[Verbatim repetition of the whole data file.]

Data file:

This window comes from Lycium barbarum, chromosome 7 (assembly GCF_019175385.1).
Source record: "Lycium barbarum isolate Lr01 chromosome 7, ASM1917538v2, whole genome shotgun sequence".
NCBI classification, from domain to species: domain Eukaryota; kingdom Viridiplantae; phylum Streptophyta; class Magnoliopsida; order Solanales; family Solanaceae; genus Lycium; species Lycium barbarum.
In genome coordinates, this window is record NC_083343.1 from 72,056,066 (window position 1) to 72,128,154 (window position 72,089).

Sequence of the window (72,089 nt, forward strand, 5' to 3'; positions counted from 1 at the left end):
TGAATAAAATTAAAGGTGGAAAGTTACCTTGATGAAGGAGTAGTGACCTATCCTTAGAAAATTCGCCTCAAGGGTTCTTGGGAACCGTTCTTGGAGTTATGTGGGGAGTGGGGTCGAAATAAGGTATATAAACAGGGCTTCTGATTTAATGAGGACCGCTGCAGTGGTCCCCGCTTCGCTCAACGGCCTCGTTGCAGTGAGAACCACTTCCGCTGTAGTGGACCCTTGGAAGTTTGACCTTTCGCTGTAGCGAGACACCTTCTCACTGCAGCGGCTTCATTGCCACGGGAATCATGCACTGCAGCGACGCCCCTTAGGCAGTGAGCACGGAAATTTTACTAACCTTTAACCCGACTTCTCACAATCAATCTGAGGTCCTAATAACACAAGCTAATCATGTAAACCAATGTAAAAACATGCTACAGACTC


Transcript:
This window comes from Lycium barbarum, chromosome 7 (assembly GCF_019175385.1).
Source record: "Lycium barbarum isolate Lr01 chromosome 7, ASM1917538v2, whole genome shotgun sequence".
NCBI classification, from domain to species: domain Eukaryota; kingdom Viridiplantae; phylum Streptophyta; class Magnoliopsida; order Solanales; family Solanaceae; genus Lycium; species Lycium barbarum.
In genome coordinates, this window is record NC_083343.1 from 72,056,066 (window position 1) to 72,128,154 (window position 72,089).

Sequence of the window (72,089 nt, forward strand, 5' to 3'; positions counted from 1 at the left end):
TGAATAAAATTAAAGGTGGAAAGTTACCTTGATGAAGGAGTAGTGACCTATCCTTAGAAAATTCGCCTCAAGGGTTCTTGGGAACCGTTCTTGGAGTTATGTGGGGAGTGGGGTCGAAATAAGGTATATAAACAGGGCTTCTGATTTAATGAGGACCGCTGCAGTGGTCCCCGCTTCGCTCAACGGCCTCGTTGCAGTGAGAACCACTTCCGCTGTAGTGGACCCTTGGAAGTTTGACCTTTCGCTGTAGCGAGACACCTTCTCACTGCAGCGGCTTCATTGCCACGGGAATCATGCACTGCAGCGACGCCCCTTAGGCAGTGAGCACGGAAATTTTACTAACCTTTAACCCGACTTCTCACAATCAATCTGAGGTCCTAATAACACAAGCTAATCATGTAAACCAATGTAAAAACATGCTACAGACTC